TORONTO – Two cybersecurity firms have uncovered malicious software that they believe caused a December 2016 Ukraine power outage, they said on Monday, warning that the malware could be easily modified to harm critical infrastructure operations around the globe.
ESET, a Slovakian anti-virus software maker, and Dragos Inc., a U.S. critical-infrastructure security firm, released detailed analyses of the malware, known as Industroyer or Crash Override, and issued private alerts to governments and infrastructure operators to help them defend against the threat.
They said they did not know who was behind the cyberattack. Ukraine has blamed Russia, though officials in Moscow have repeatedly denied blame.
Still, the security firms warned there could be more attacks using the same approach, either by the group that built the malware or copycats who modify the malicious software.
“The malware is really easy to re-purpose and use against other targets. That is definitely alarming,” said ESET malware researcher Robert Lipovsky said in a telephone interview. “This could cause wide-scale damage to infrastructure systems that are vital.”
Dragos founder Robert M. Lee said the malware was capable of attacking power systems across Europe and could be leveraged against the United States “with small modifications.”
It is able to cause outages of up to a few days in portions of a nation’s grid, but is not potent enough to bring down a country’s entire grid, Lee said by phone.
With modifications, the malware could attack other types of infrastructure including local transportation providers, water and gas providers, Lipovsky said.
News of the discovery prompted the U.S. Department of Homeland Security to advise all critical infrastructure operators to make sure they were following recommended security practices.
The agency is working with the researchers and industry on the issue and would help firms identify vulnerabilities and respond to any suspected breaches as needed, spokesman Scott McConnell said via email.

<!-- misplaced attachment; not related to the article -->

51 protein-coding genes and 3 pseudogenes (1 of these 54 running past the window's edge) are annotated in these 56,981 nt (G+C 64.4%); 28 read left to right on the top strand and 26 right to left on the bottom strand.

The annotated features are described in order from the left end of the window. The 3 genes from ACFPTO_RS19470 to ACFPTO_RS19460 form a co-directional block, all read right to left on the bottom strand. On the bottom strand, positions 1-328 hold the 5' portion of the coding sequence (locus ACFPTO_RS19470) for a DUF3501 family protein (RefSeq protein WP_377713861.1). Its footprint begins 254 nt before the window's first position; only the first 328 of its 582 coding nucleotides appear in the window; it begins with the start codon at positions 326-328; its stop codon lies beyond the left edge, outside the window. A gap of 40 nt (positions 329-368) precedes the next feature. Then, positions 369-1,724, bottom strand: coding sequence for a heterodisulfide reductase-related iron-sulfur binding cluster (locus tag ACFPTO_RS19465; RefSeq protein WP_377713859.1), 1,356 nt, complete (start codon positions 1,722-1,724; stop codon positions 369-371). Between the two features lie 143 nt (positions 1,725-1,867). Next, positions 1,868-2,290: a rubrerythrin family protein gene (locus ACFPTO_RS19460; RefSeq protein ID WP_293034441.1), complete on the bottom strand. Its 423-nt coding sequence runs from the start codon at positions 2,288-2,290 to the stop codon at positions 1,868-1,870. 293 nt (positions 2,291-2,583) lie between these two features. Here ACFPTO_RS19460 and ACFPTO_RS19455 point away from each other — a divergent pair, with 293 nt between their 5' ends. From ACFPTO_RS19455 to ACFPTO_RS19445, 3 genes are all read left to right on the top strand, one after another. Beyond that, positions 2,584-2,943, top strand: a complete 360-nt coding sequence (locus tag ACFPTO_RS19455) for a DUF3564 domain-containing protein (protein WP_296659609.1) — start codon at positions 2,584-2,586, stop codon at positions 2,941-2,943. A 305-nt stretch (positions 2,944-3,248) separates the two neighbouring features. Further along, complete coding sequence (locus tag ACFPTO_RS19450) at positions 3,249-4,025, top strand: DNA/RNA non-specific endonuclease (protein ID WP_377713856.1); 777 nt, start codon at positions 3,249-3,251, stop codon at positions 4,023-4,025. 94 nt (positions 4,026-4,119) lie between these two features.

Power firms are concerned there will be more attacks, Alan Brill, a leader of Kroll’s cybersecurity practice, said in a telephone interview.
“You are dealing with very smart people who came up with something and deployed it,” Brill said. “It represents a risk to power distribution organizations everywhere.”
Industroyer is only the second piece of malware uncovered to date that is capable of disrupting industrial processes without the need for hackers to manually intervene after gaining remote access to the infected system.
The first, Stuxnet, was discovered in 2010 and is widely believed by security researchers to have been used by the United States and Israel to attack Iran’s nuclear program.
A spokesman for Ukraine’s state cyber police said it was not clear whether the malware was used in the December 2016 attack because the security firms had not provided authorities with the samples they had analyzed.
Representatives with Ukraine’s state-run Computer Emergency Response Team, which advises businesses on defending against cyberattacks, did not immediately respond to requests for comment.
The Kremlin and Russia’s Federal Security Service did not immediately reply to requests for comment.
Crash Override can be detected if a utility specifically monitors its network for abnormal traffic, including signs that the malware is searching for the location of substations or sending messages to switch breakers, according to Lee, a former U.S. Air Force cyberwarfare operations officer.
Malware has been used in other disruptive attacks on industrial targets, including the 2015 Ukraine power outage, but in those cases human intervention was required to interfere with operations.
ESET said it had been analyzing the malware for several months and had held off on going public to preserve the integrity of investigations into the power system hack.
It said it last week shared samples with Dragos, which said it was able to independently verify that it was used in the Ukraine grid attack.